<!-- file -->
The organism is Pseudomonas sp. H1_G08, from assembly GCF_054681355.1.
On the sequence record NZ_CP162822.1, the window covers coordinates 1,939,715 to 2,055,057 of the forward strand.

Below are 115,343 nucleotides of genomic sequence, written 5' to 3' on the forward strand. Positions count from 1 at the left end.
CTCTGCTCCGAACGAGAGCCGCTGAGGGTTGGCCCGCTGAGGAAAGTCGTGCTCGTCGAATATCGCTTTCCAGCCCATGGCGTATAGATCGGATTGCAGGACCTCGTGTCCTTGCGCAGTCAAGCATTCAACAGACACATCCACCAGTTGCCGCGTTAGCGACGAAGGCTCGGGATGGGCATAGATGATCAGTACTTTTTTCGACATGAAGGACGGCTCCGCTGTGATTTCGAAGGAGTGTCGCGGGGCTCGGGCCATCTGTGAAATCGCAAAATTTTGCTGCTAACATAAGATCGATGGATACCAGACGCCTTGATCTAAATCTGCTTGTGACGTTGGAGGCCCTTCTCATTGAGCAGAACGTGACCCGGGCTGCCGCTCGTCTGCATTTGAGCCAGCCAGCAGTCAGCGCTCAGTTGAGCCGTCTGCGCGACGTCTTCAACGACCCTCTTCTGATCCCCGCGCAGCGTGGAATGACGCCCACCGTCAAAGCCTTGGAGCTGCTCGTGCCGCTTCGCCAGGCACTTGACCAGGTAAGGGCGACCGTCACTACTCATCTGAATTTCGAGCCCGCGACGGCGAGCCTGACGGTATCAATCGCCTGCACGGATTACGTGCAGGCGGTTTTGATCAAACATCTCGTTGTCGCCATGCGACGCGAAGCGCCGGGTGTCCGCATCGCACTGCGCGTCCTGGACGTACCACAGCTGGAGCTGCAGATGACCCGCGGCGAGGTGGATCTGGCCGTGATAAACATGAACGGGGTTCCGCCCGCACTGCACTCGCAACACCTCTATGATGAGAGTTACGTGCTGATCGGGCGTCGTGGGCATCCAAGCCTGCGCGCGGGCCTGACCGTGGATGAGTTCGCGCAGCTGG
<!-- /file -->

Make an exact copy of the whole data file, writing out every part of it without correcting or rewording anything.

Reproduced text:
The organism is Pseudomonas sp. H1_G08, from assembly GCF_054681355.1.
On the sequence record NZ_CP162822.1, the window covers coordinates 1,939,715 to 2,055,057 of the forward strand.

Below are 115,343 nucleotides of genomic sequence, written 5' to 3' on the forward strand. Positions count from 1 at the left end.
CTCTGCTCCGAACGAGAGCCGCTGAGGGTTGGCCCGCTGAGGAAAGTCGTGCTCGTCGAATATCGCTTTCCAGCCCATGGCGTATAGATCGGATTGCAGGACCTCGTGTCCTTGCGCAGTCAAGCATTCAACAGACACATCCACCAGTTGCCGCGTTAGCGACGAAGGCTCGGGATGGGCATAGATGATCAGTACTTTTTTCGACATGAAGGACGGCTCCGCTGTGATTTCGAAGGAGTGTCGCGGGGCTCGGGCCATCTGTGAAATCGCAAAATTTTGCTGCTAACATAAGATCGATGGATACCAGACGCCTTGATCTAAATCTGCTTGTGACGTTGGAGGCCCTTCTCATTGAGCAGAACGTGACCCGGGCTGCCGCTCGTCTGCATTTGAGCCAGCCAGCAGTCAGCGCTCAGTTGAGCCGTCTGCGCGACGTCTTCAACGACCCTCTTCTGATCCCCGCGCAGCGTGGAATGACGCCCACCGTCAAAGCCTTGGAGCTGCTCGTGCCGCTTCGCCAGGCACTTGACCAGGTAAGGGCGACCGTCACTACTCATCTGAATTTCGAGCCCGCGACGGCGAGCCTGACGGTATCAATCGCCTGCACGGATTACGTGCAGGCGGTTTTGATCAAACATCTCGTTGTCGCCATGCGACGCGAAGCGCCGGGTGTCCGCATCGCACTGCGCGTCCTGGACGTACCACAGCTGGAGCTGCAGATGACCCGCGGCGAGGTGGATCTGGCCGTGATAAACATGAACGGGGTTCCGCCCGCACTGCACTCGCAACACCTCTATGATGAGAGTTACGTGCTGATCGGGCGTCGTGGGCATCCAAGCCTGCGCGCGGGCCTGACCGTGGATGAGTTCGCGCAGCTGG